Name: Walter Abberbury 1
Death: ABT 1316 1
Note: 1 1|
Change Date: 10 MAY 2013
Established as early was 1208 as one of the leading peasant families in the N Oxfordshire village of Adderbury, the Abberbury family owed their subsequent rise from the ranks of the free tenantry largely to the talents of Walter?s elder brother, Master Thomas Abberbury, who made his way, and the fortunes of his kinsamen, in the service of successive Archbishops of York.
Middle aged at his brother?s death in 1307.
On Thomas's death both groups of estates passed to his brother, Walter Abberbury (d. in or before 1316), who further consolidated the north Oxfordshire lands of the family, and then to Walter's son, Sir Richard [i] Abberbury (d. 1334).
For the cadet branch of the family in Oxfordshire, who had never risen so high as the Sir Rihcard Abberbury?s family, the experience of decline was less dramatic but hardly less inexorable: John Abberbury of Cotesford (d. after 1421), descended from a younger son of Walter (d. in or before 1316), had been MP for Oxfordshire in 1394 and 1397 and was still acquiring lands early in the fifteenth century. Yet, here too, a gradual liquidation of the Abberbury estates was soon in train; by the 1450s even the family's original free tenement at Adderbury was lost to them.?Though the Abberburys' rise and fall was replicated many times among the gentry families of later medieval England, their transformation from one of the leading families of Oxfordshire and Berkshire to modest burgesses of Newbury within a single generation was unusually rapid. What lay at the root of their change of fortune remains imponderable but their history encapsulates many of the opportunities and pitfalls the later medieval gentry were required to negotiate.?---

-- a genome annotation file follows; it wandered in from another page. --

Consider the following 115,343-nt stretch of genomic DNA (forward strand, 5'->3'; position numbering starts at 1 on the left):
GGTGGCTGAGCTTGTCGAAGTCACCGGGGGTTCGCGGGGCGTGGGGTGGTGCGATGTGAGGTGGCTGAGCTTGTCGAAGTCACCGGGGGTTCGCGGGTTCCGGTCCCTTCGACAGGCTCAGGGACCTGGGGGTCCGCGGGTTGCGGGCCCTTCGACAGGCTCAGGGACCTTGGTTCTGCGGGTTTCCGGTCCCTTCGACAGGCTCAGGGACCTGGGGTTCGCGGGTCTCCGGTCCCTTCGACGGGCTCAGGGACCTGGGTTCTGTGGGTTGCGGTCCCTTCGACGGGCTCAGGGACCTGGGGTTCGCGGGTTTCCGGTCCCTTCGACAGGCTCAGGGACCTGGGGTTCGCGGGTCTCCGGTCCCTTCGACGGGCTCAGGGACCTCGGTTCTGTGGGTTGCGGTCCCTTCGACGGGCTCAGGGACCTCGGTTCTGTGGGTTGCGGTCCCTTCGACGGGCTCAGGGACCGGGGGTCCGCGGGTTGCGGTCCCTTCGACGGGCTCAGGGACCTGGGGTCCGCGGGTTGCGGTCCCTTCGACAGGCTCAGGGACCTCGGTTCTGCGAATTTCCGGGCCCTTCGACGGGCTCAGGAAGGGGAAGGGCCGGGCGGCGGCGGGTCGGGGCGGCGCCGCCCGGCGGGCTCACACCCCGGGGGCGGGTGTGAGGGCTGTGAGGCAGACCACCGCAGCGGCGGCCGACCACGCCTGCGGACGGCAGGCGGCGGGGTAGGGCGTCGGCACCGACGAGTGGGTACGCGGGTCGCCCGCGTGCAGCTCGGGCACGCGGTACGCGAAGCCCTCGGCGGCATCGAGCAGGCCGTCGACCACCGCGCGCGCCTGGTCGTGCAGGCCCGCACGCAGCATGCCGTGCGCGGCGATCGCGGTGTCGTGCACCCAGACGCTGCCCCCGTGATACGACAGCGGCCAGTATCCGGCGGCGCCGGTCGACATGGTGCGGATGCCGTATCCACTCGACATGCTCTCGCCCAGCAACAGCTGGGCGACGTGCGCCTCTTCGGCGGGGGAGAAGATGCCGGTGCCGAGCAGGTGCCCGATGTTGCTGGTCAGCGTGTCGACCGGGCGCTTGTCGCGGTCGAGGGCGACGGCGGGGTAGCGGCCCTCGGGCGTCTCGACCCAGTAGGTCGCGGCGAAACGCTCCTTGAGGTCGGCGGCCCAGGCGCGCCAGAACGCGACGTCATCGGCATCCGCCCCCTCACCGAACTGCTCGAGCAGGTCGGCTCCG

Had son John who was coheir of his (John?s) nephew John (dsp).
- Richard Abberbury
- Type: Periodical
Author: Simon Walker
Title: Sir Richard Adderbury (c. 1330-1399) and his kinsmen: the rise and fall of a gentry family
Periodical: Nottingham Medieval Studies